“When I was growing up, my folks loved country music. My oldest brother was a rock and folk fan. I grew up in somewhat rural area in Montana, so we didn’t have cable. We didn’t have anything like that. Sometimes in town, when I shopped for records, I’d just look at the album covers. I’d pick something that looked interesting by its cover.”

And, there was always radio.

“I grew up in Montana in the 1970s,” said Morin. “As a child, I would listen to whatever was on radio or vinyl that my folks or my brothers had. Somehow the very first song that I played and sang on piano when I was in the first grade was a Chubby Checker song – ‘Blueberry Hill’ by Chubby Checker. That was the first song I played on piano and sang. I also listened to Elton John. For whatever reason, I could play by ear pretty well on piano.

“Then, I started guitar and I could play that really easily. Finger-picking caught my interest. I really liked James Taylor and Neal Young – and When I was pretty young, I also found a Doug Kershaw album and that made me want to play the fiddle. My folks found me a used one in the newspaper. I really became a fan of Cajun fiddle music. I didn’t know about Louisiana and Cajon – about rock and jazz from New Orleans. When I discovered it, I pursued that stuff by ear on fiddle.”

Morin’s music world opened up even more when he got to Colorado.

“I was exposed to a lot of different styles of music in Colorado,” said Morin. “I got into world music and jazz. I bought every George Benson album I could find. I got into reggae too. The first reggae album I got was ‘Babylon By Bus’ by Bob Marley and the Wailers.

“Another artist who I loved was Ali Farka Toure whose melodic guitar playing still influences my music. I really love that melodic-based finger-style African guitar. When I was in Colorado, I played in dance bands in ski areas. If a song didn’t work on the dance floor, I’d abandon it.”

Morin’s stage credits also include “Tribe” at the Celebrity Theater in Phoenix, and co-authorship of “Turtle Island,” a 50-member production that played two consecutive years to sold-out audiences in Northern Colorado. With the Red Willow Dancers, he was a guest of the internationally renowned Kodo Drummers, performing at their 1998 Spring Festival and additional dates in Japan.

Morin has produced or performed on over 18 recordings, and has toured across the US, as well as Japan, France, Germany, Italy, Switzerland, Spain, Belgium, Denmark and the UK. Morin’s performances have reached millions on national TV in Japan, France, and the UK, as well as on national radio in the US (NPR’s Beale Street Caravan), UK (BBC’s Whose London), France (RFI), Switzerland, and Belgium.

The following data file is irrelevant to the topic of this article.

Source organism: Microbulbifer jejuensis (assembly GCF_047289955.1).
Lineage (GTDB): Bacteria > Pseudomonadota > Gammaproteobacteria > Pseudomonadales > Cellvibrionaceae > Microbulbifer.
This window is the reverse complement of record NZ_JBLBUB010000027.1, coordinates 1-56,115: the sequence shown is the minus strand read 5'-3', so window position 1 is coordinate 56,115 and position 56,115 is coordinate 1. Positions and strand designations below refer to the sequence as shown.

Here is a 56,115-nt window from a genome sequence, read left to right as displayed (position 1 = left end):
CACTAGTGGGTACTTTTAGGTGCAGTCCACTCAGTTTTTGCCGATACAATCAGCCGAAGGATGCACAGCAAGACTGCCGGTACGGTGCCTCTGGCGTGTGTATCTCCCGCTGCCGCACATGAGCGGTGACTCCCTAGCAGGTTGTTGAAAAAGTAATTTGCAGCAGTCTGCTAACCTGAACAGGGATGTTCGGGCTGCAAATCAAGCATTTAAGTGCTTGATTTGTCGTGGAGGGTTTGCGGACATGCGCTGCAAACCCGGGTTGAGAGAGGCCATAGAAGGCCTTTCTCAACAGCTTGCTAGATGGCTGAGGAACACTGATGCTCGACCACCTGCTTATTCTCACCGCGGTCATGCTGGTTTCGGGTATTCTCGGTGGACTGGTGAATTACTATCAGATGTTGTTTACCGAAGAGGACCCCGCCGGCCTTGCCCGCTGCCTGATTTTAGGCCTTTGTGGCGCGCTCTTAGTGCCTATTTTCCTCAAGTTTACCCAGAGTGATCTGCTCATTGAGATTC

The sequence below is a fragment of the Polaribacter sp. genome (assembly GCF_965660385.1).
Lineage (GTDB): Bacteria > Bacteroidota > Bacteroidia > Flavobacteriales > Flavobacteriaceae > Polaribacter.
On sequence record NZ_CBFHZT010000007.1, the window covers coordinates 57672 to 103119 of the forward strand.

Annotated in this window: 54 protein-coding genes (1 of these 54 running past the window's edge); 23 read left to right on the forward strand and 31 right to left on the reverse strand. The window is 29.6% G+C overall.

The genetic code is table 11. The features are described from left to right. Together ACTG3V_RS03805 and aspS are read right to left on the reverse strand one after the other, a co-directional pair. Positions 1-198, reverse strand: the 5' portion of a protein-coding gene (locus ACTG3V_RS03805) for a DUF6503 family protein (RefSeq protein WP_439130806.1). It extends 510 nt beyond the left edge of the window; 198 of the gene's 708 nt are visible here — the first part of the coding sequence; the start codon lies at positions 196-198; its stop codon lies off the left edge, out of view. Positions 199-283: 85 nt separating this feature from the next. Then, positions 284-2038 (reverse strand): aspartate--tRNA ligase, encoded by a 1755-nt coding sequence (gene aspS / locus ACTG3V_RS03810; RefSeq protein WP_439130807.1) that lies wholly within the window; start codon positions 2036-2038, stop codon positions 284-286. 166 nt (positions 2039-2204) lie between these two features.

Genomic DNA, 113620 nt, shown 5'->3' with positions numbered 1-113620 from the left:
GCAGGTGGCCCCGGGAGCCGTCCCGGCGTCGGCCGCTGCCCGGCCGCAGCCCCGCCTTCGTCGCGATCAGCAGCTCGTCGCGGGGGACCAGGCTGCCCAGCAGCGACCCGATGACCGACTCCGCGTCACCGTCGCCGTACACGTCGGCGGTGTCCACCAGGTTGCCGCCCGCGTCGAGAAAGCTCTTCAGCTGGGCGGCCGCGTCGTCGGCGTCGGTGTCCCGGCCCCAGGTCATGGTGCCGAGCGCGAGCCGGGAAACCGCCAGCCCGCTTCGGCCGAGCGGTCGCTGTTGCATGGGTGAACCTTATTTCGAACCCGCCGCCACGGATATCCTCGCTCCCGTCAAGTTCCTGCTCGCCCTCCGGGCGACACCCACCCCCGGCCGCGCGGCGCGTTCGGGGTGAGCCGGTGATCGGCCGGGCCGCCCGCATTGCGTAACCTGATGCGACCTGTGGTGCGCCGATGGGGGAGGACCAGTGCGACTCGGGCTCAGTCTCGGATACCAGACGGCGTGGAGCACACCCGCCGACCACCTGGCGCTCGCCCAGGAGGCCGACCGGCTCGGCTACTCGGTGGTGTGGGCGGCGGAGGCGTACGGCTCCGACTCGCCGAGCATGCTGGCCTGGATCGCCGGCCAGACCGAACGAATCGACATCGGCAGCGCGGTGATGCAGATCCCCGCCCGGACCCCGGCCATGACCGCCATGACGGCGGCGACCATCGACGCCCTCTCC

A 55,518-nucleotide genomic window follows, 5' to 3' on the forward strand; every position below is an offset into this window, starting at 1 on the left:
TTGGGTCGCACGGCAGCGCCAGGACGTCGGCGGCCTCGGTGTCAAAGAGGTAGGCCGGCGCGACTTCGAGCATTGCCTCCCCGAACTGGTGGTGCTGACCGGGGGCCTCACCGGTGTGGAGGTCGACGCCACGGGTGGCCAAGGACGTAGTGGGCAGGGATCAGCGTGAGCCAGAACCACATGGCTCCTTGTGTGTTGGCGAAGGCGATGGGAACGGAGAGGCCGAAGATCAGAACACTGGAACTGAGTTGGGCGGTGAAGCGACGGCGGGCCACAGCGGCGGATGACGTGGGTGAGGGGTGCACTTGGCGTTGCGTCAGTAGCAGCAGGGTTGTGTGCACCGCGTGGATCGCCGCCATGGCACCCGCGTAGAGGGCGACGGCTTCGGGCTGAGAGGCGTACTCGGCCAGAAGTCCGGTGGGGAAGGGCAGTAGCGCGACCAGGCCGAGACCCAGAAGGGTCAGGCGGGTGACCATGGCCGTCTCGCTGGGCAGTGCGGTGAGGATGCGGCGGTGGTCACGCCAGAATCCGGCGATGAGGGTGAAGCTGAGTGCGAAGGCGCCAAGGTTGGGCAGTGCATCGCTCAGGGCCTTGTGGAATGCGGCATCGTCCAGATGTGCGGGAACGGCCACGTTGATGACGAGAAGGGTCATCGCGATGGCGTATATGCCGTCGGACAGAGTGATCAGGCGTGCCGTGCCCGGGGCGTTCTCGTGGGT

“I wrote a stage play called ‘Turtle Island’ in 2000,” said Morin. “It was a play that involved music heavily. From that point on, I got more serious about songwriting. I do my writing on acoustic guitar. When I play solo, it’s just acoustic guitar – no effects.”

Video link for Cary Morin – https://youtu.be/PRNby1yNMO0.

The show at The Locks at Sona is a co-bill featuring Rebecca Loebe and Morin. Show time is 8 p.m. Tickets are $15 and $20.

Other upcoming shows at The Locks at Sona are Town Mountain and The Bumper Jacksons (duo) on March 1, Christine Havrilla & Gypsy Fuzz on March 2 and Oginalii and Hello June on March 5.

JP Saxe

On March 1, Boot and Saddle (1131 South Broad Street, Philadelphia, 215-639-4528, www.bootandsaddlephilly.com) will host a tasty twin-bill featuring JP Saxe as the opener and Shaed as the headline act.

Born in Toronto and now a resident of Los Angeles, Saxe is a combination of singer/songwriter and a soul crooner who specializes in his own blend of pop and R&B.

Saxe has been surrounded by music his entire life. His grandfather Janos Starker, a Hungarian-born Holocaust survivor, is a Grammy award-winning cellist. Saxe learned cello at a young age from his grandfather’s master classes taught at the Jacob School of Music at Indiana University. At just 14 years old, Saxe realized his calling was to be a performer.

“My grandfather was a huge influence – musically and philosophically,” said Saxe, during a phone interview last week from his home in North Hollywood. “Other musical influences were Keith Jarrett and Oscar Peterson.

Saxe initially studied the cello as a teenager. Later, after discovering jazz and R&B, he switched to the piano and guitar. More importantly, he began writing his own songs and soon was performing weekly in Toronto and posting his songs online.

“I was 19 when I moved to L.A.,” said Saxe. “I had been living in King City, which is about an hour outside Toronto. By moving west, I saw the opportunity for me to make music with more support in L.A.

“It was four years until I made my first single. I was working as an artist for a year-and-a-half. In an effort to stay in music, I started working as a songwriter. In 2017, I knew that what makes me happiest is making music.”

In 2017 Saxe released his debut single, “Changed,” followed by “Anybody Else” the same year. He released the single “The Few Things” in 2018.  His latest single is “Both Can Be True: Part 1.”

“I’ve released five singles so far,” said Saxe. “I like my songs too much not to give them to people one at a time. An LP could go all the way. I’m writing all the time. I’m lyric-obsessed. It’s an internal drive.

“At this point, I have a lot of songs written and recorded that I really love. I could put an album out now, but I want to be able to give these songs their best shot.

“For right now, I’m just touring – just me and my guitar and keyboards. I just got off a 20-day run with Harry Hudson and next is this tour. Then, I’ll be in Toronto for a while and, after that, back to the states. Working with other artists has always appealed to me

Video link for JP Saxe – https://youtu.be/2zEunEHTc9Y.

The show at Boot and Saddle, which has Shaed as the headliner, will start at 9 p.m. Tickets are $18.

Other upcoming shows at Boot and Saddle are Dry Reef and Thomas And The Work-Men on February 28, Lowlight, Morning River Band, and Driftwood Soldier on March 2, Miya Folick and Barrie on March 3 and Mike Krol, Wildflowers Of America, and TVO on March  6.